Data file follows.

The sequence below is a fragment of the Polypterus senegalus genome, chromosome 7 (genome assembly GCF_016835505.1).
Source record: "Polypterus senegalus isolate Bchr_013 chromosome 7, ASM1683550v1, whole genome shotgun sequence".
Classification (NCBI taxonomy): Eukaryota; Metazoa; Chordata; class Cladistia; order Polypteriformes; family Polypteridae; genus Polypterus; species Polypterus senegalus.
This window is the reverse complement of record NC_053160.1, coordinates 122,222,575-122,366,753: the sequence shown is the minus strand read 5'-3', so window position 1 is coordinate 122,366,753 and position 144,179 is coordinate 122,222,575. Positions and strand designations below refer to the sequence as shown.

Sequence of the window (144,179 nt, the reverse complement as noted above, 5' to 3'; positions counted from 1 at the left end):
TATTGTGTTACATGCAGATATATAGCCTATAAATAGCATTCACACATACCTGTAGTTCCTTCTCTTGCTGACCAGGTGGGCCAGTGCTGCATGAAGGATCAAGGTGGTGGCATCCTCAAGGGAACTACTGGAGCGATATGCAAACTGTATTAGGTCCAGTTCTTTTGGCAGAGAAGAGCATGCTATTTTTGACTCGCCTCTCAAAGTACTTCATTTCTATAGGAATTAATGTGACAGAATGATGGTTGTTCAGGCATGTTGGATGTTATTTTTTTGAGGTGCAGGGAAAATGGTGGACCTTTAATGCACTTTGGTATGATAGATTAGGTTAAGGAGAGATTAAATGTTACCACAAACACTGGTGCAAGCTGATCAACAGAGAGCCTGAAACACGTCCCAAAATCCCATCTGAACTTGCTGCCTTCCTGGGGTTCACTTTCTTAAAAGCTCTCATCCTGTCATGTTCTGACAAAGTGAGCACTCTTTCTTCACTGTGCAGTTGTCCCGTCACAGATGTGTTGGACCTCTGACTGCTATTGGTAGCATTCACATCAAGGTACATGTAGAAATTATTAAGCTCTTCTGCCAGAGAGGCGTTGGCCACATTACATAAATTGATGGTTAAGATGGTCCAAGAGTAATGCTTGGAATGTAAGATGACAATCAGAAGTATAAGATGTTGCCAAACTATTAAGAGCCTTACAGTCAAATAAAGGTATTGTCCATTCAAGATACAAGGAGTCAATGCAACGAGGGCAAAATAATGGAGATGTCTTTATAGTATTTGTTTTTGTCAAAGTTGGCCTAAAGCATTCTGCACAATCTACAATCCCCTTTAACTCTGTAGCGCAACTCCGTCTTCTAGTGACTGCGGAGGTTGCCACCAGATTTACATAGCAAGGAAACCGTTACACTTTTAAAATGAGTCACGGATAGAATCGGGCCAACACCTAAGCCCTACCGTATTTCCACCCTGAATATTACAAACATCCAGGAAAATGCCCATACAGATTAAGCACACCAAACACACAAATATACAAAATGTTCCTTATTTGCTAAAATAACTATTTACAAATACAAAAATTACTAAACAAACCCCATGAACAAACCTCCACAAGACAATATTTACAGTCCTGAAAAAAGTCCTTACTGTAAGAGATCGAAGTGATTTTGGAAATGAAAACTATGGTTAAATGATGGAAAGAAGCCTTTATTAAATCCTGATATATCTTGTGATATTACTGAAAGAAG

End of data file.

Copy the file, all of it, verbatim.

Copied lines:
The sequence below is a fragment of the Polypterus senegalus genome, chromosome 7 (genome assembly GCF_016835505.1).
Source record: "Polypterus senegalus isolate Bchr_013 chromosome 7, ASM1683550v1, whole genome shotgun sequence".
Classification (NCBI taxonomy): Eukaryota; Metazoa; Chordata; class Cladistia; order Polypteriformes; family Polypteridae; genus Polypterus; species Polypterus senegalus.
This window is the reverse complement of record NC_053160.1, coordinates 122,222,575-122,366,753: the sequence shown is the minus strand read 5'-3', so window position 1 is coordinate 122,366,753 and position 144,179 is coordinate 122,222,575. Positions and strand designations below refer to the sequence as shown.

Sequence of the window (144,179 nt, the reverse complement as noted above, 5' to 3'; positions counted from 1 at the left end):
TATTGTGTTACATGCAGATATATAGCCTATAAATAGCATTCACACATACCTGTAGTTCCTTCTCTTGCTGACCAGGTGGGCCAGTGCTGCATGAAGGATCAAGGTGGTGGCATCCTCAAGGGAACTACTGGAGCGATATGCAAACTGTATTAGGTCCAGTTCTTTTGGCAGAGAAGAGCATGCTATTTTTGACTCGCCTCTCAAAGTACTTCATTTCTATAGGAATTAATGTGACAGAATGATGGTTGTTCAGGCATGTTGGATGTTATTTTTTTGAGGTGCAGGGAAAATGGTGGACCTTTAATGCACTTTGGTATGATAGATTAGGTTAAGGAGAGATTAAATGTTACCACAAACACTGGTGCAAGCTGATCAACAGAGAGCCTGAAACACGTCCCAAAATCCCATCTGAACTTGCTGCCTTCCTGGGGTTCACTTTCTTAAAAGCTCTCATCCTGTCATGTTCTGACAAAGTGAGCACTCTTTCTTCACTGTGCAGTTGTCCCGTCACAGATGTGTTGGACCTCTGACTGCTATTGGTAGCATTCACATCAAGGTACATGTAGAAATTATTAAGCTCTTCTGCCAGAGAGGCGTTGGCCACATTACATAAATTGATGGTTAAGATGGTCCAAGAGTAATGCTTGGAATGTAAGATGACAATCAGAAGTATAAGATGTTGCCAAACTATTAAGAGCCTTACAGTCAAATAAAGGTATTGTCCATTCAAGATACAAGGAGTCAATGCAACGAGGGCAAAATAATGGAGATGTCTTTATAGTATTTGTTTTTGTCAAAGTTGGCCTAAAGCATTCTGCACAATCTACAATCCCCTTTAACTCTGTAGCGCAACTCCGTCTTCTAGTGACTGCGGAGGTTGCCACCAGATTTACATAGCAAGGAAACCGTTACACTTTTAAAATGAGTCACGGATAGAATCGGGCCAACACCTAAGCCCTACCGTATTTCCACCCTGAATATTACAAACATCCAGGAAAATGCCCATACAGATTAAGCACACCAAACACACAAATATACAAAATGTTCCTTATTTGCTAAAATAACTATTTACAAATACAAAAATTACTAAACAAACCCCATGAACAAACCTCCACAAGACAATATTTACAGTCCTGAAAAAAGTCCTTACTGTAAGAGATCGAAGTGATTTTGGAAATGAAAACTATGGTTAAATGATGGAAAGAAGCCTTTATTAAATCCTGATATATCTTGTGATATTACTGAAAGAAG